ATC 302: What it Takes To Shave an Hour Off a Marathon PR, Building Durability (For Fewer Injuries!), Achilles and Calf Maintenance You Need To Do, and More
Manage episode 249411348 series 1615
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Join us for a MAF run in Orange County, Calif! Tawnee is organizing a MAF run meet up at the Laguna Beach High School track on Jan. 11 at 8am PT. Get there a bit early, as we plan to start the MAF run on the track at 8. There is free parking on the street by the track entrance(s). We’ll do roughly a 2-3 mile warmup and 3-5 mile MAF run test. Depending on your ability you can run more or less, as needed. Plan on about an hour of running. We’re in it together and there’s ZERO pressure! Just come out and have fun in a group environment and learn more about MAF testing if you are new to it or if you’re a MAF veteran join some like-minded runners!
- 8am PT
- January 11, 2020
- Laguna Beach High School Track
- 625 Park Ave, Laguna Beach, CA 92651
- The potential physiological mechanism(s) underlying the effect of music on performance may reside in altering perceptions of fatigue as well as changes in brain activity. It has been suggested that emotional responses to the music such as eliciting a unique memory may also contribute to the observed increase in performance. What remains unknown is the influence of fast-tempo music on neuromuscular fatigue.
- EMG looks at muscle function. EMG amplitude is influenced by the number of activated motor units and their firing rates.
- The electromyographic fatigue threshold (EMGFT) is the highest exercise intensity that an individual can maintain for an extended period without an increase in the EMG amplitude.
- 10 college aged men, EMG on their rectus femurs (quad).
- Did a single leg knee extension exercise at increasing watts until fatigue criteria met.
- Intervention included songs at 137 to 160 beats per minutes – songs were instrumental of popular songs (Beat it, etc). Music was asynchronous to activity (knee extensions 70 bpm)
- Fast-tempo music increased the EMGFT compared with no music.
- Subjects achieved a higher maximal power output when listening to music.
- Fast-tempo music did not influence absolute or relative end-exercise heart rate.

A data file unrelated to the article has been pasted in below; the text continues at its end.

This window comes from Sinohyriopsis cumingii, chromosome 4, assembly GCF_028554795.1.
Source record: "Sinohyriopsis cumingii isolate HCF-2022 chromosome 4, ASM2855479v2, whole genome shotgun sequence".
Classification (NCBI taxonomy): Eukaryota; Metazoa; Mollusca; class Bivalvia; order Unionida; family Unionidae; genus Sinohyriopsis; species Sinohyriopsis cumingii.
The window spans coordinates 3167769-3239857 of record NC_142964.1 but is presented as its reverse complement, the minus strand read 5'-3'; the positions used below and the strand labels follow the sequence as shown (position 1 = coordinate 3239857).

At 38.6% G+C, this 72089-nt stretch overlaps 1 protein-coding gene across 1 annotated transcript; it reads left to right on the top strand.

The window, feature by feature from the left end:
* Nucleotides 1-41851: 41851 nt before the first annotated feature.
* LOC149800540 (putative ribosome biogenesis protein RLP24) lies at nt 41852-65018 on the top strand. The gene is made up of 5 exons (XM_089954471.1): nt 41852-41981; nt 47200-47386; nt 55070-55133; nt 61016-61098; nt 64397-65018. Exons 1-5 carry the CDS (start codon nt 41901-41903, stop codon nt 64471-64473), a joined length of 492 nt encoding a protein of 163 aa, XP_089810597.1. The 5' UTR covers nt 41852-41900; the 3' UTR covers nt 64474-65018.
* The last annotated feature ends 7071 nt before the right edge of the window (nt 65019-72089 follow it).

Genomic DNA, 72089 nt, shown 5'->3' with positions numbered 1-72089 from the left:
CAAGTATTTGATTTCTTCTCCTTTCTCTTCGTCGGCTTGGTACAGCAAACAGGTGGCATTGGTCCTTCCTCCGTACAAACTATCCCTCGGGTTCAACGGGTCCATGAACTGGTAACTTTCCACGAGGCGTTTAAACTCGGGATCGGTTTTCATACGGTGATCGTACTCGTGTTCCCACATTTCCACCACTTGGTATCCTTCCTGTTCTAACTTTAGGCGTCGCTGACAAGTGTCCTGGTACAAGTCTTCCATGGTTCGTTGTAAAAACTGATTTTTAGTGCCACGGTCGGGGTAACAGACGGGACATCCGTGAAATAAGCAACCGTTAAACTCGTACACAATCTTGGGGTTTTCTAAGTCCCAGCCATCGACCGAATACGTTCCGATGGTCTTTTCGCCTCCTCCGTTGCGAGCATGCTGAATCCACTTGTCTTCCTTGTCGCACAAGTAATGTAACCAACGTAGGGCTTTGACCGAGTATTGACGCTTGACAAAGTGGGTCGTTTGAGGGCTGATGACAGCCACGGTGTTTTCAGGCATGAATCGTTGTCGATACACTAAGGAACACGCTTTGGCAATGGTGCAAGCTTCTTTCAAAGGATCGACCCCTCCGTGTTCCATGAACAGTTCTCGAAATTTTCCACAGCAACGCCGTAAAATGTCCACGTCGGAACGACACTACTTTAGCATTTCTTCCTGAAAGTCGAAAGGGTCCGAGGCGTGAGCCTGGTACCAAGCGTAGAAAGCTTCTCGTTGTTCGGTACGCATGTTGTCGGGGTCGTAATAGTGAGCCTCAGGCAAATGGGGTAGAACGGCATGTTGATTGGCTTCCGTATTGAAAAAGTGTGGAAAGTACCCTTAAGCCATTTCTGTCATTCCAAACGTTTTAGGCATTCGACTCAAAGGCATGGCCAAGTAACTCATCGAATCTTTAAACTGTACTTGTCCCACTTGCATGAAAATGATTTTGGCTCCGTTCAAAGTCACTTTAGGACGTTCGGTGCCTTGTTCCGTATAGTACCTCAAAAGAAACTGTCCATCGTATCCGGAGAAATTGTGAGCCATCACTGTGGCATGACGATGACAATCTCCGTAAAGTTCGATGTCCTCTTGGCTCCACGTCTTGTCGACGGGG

- Most studies looking at this show an increased performance (higher watts, etc), this was one of the first to show an increased time to neuromuscular fatigue (increase in exercise tolerance).
- Changes in brain activity.
- Listening to music, during exercise influences brain regions that result in attenuating internal cues related to fatigue.
Increased activity w/ music in these areas:
- Temporal regions
- Insular cortex
- LIFG [left inferior frontal gyrus]
Robert W. asks:
Dropping an Hour Off A Current Marathon Best to Get A BQ
I am looking to run a BQ next fall and am looking for your recommendation on how to spend this winter, spring and summer. The goal race is the Erie Marathon fall 2020. With that time frame, it seems remotely possible on paper to cut my 4:05 PR time as needed to hit the 3hr qualifying time. What would you recommend as a periodized plan for getting my speed and endurance up enough while I have this time at my disposal?
I quit smoking three years ago just before turning 30 and began running as a means to overcome the addiction. Needless to say, I’ve become hooked and ran my third full marathon this fall. I’ve logged a lot of races most at 10miles or more with a lot of Half marathons as training races. I’ve been self-trained, using Garmin training plans with a mix of MAF and mostly following the 80/20 model and daily 2milers with the dog(I don’t push him faster than 10min pace, so I don’t treat these as “quality” runs since I’m way under MAF). So, just a mix-mash of everything.